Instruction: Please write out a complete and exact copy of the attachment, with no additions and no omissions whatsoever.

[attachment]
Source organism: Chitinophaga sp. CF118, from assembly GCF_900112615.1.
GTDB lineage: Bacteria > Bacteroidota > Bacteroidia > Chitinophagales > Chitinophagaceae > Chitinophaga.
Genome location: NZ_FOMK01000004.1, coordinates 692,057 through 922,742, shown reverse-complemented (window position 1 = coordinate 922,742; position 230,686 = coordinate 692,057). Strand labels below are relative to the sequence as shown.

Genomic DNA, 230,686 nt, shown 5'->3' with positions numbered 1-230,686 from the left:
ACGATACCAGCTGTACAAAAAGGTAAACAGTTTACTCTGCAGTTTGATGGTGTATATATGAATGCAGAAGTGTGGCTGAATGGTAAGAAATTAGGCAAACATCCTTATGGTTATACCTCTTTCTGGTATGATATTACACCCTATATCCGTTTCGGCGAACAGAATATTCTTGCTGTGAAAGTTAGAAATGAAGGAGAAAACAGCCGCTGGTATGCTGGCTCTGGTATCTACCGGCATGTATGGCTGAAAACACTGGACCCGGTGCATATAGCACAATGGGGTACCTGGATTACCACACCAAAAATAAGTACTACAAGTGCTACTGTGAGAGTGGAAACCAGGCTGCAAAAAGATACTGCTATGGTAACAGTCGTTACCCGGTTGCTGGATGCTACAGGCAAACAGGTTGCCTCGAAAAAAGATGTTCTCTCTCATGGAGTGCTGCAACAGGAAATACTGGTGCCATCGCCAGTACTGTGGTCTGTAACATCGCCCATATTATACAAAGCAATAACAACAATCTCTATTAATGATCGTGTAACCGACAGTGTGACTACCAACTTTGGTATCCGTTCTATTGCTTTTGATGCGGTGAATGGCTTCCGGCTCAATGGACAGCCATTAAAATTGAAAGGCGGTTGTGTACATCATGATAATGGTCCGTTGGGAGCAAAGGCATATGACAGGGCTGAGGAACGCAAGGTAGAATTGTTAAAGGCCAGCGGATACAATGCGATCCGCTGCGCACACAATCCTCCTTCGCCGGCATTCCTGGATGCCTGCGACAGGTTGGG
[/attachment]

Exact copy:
Source organism: Chitinophaga sp. CF118, from assembly GCF_900112615.1.
GTDB lineage: Bacteria > Bacteroidota > Bacteroidia > Chitinophagales > Chitinophagaceae > Chitinophaga.
Genome location: NZ_FOMK01000004.1, coordinates 692,057 through 922,742, shown reverse-complemented (window position 1 = coordinate 922,742; position 230,686 = coordinate 692,057). Strand labels below are relative to the sequence as shown.

Genomic DNA, 230,686 nt, shown 5'->3' with positions numbered 1-230,686 from the left:
ACGATACCAGCTGTACAAAAAGGTAAACAGTTTACTCTGCAGTTTGATGGTGTATATATGAATGCAGAAGTGTGGCTGAATGGTAAGAAATTAGGCAAACATCCTTATGGTTATACCTCTTTCTGGTATGATATTACACCCTATATCCGTTTCGGCGAACAGAATATTCTTGCTGTGAAAGTTAGAAATGAAGGAGAAAACAGCCGCTGGTATGCTGGCTCTGGTATCTACCGGCATGTATGGCTGAAAACACTGGACCCGGTGCATATAGCACAATGGGGTACCTGGATTACCACACCAAAAATAAGTACTACAAGTGCTACTGTGAGAGTGGAAACCAGGCTGCAAAAAGATACTGCTATGGTAACAGTCGTTACCCGGTTGCTGGATGCTACAGGCAAACAGGTTGCCTCGAAAAAAGATGTTCTCTCTCATGGAGTGCTGCAACAGGAAATACTGGTGCCATCGCCAGTACTGTGGTCTGTAACATCGCCCATATTATACAAAGCAATAACAACAATCTCTATTAATGATCGTGTAACCGACAGTGTGACTACCAACTTTGGTATCCGTTCTATTGCTTTTGATGCGGTGAATGGCTTCCGGCTCAATGGACAGCCATTAAAATTGAAAGGCGGTTGTGTACATCATGATAATGGTCCGTTGGGAGCAAAGGCATATGACAGGGCTGAGGAACGCAAGGTAGAATTGTTAAAGGCCAGCGGATACAATGCGATCCGCTGCGCACACAATCCTCCTTCGCCGGCATTCCTGGATGCCTGCGACAGGTTGGG